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Filtering Spam at the Transport Level

An interesting new paper from the Naval Postgraduate School (paper here, conference slides here) describes what appears to be an interesting new twist on spam filtering, looking at the characteristics of the TCP session through which the mail is delivered.

They observe that bots typically live on cable or DSL connections with slow congested upstreams. TCP sessions from bots turn out to be fairly easy to recognize by RTT, window, and retransmits, something that people have known at least since a paper at the 2008 CEAS conference on the topic.

This paper tries to see whether it would be practical to use that info to manage spam in real time. They have a network analyzer called SpamFlow that figures out per-connection characteristics. Then as a proof of concept they wrote a Spamassassin plugin to train on the data from SpamFlow and try and do filtering. They do some sort of hand-wavey load testing to see whether SpamFlow can keep up with a realistic mail load, and if it trains fast enough that it would provide useful data in real time. They claim that their results show that it does both.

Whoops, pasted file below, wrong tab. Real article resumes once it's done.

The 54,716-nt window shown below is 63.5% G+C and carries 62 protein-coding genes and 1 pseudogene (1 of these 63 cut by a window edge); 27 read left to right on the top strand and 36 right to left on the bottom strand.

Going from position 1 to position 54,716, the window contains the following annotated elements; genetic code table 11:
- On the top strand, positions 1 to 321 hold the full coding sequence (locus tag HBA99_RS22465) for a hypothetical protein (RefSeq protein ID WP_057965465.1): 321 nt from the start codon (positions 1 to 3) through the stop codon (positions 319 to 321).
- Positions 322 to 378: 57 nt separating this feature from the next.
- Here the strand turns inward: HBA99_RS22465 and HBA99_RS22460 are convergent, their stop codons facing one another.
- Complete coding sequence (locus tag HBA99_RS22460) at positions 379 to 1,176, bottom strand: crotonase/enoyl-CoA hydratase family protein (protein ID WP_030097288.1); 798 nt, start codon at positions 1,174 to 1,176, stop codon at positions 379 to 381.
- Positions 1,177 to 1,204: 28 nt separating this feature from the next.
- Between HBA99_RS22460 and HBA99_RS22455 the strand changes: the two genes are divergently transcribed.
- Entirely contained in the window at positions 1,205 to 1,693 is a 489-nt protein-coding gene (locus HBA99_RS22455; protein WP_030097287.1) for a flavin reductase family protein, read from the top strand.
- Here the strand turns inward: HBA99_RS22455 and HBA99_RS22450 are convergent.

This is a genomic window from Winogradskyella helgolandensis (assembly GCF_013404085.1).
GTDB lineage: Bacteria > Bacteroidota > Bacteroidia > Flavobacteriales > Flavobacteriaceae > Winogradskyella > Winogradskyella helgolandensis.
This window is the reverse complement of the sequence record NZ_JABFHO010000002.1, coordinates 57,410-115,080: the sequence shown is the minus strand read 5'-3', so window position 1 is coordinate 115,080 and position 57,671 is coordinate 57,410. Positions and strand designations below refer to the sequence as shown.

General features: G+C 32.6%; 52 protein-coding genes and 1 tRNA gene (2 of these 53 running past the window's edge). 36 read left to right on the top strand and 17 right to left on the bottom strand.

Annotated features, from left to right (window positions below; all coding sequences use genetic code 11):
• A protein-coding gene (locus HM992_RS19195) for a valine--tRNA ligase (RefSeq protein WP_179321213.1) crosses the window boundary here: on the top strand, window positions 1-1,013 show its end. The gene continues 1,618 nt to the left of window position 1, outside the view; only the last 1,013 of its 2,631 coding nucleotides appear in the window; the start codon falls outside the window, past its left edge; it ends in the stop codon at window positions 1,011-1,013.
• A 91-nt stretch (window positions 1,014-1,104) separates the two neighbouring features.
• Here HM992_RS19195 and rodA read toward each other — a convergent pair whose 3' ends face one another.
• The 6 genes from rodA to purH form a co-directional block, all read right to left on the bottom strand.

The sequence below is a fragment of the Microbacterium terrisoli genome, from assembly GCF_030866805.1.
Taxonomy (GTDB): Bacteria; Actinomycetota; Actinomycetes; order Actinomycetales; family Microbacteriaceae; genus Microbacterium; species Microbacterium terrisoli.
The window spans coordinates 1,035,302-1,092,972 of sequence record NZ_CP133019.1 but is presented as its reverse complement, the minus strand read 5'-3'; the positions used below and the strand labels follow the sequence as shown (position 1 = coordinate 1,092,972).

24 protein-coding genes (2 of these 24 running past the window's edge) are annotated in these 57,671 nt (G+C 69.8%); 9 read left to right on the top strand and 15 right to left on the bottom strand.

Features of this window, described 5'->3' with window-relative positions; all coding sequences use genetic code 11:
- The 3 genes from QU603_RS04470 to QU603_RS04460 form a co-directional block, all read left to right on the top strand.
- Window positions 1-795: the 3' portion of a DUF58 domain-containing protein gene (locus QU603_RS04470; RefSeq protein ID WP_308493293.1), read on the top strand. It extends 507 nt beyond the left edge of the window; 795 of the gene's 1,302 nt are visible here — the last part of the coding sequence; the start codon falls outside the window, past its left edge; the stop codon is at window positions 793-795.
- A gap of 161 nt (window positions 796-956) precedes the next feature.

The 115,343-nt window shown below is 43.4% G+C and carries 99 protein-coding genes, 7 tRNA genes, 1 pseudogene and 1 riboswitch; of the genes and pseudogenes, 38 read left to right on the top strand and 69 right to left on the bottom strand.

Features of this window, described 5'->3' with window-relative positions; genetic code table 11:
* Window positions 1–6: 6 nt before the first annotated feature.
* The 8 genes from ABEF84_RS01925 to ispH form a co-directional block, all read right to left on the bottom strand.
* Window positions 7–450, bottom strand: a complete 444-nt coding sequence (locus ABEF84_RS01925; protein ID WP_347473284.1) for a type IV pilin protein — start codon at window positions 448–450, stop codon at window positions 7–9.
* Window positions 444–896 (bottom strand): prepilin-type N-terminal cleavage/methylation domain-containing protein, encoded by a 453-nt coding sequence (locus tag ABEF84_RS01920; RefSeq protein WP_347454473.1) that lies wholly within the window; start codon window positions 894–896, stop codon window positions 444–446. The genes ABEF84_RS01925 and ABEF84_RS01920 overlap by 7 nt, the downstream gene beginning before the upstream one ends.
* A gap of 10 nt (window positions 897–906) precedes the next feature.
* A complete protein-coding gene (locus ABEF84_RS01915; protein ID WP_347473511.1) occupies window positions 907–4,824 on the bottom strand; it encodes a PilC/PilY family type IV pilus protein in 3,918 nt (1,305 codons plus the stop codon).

It’s not obvious how best you would use this in combination with all of the other anti-spam tools people we have, most notably blacklists like the CBL that very accurately identify IPs of botted hosts by looking at the characteristics of mail received at large spamtraps. One thing that occurs to me is this sort of thing might be useful if mail moves to IPv6, since building v6 blacklists will be hard due to the size of the address space, while this lets you estimate the bottiness of each connection directly. Also, rather than accepting or rejecting mail, you might slow down mail reception from hosts that seem to be bots, both to give preference to non-bot senders, and because bots tend to be impatient so if you slow down a dubious connection and it gives up, it was probably a bot. The Turntide appliance did something similar five years ago, although it used different heuristics for deciding what to slow down.

This technique looks only at the characteristics of the TCP session, and not at the contents of the session, which means it also doesn’t look at the contents of the messages. It might be useful in contexts where for legal or political reasons the spam filter isn’t allowed to look at the messages, but users want spam filtering anyway. The authors point out that it is in principle applicable to any TCP transaction, so it might be useful against web queries from bots, too.

It’s hardly a FUSSP, but it’s an interesting paper.

By John Levine, Author, Consultant & Speaker

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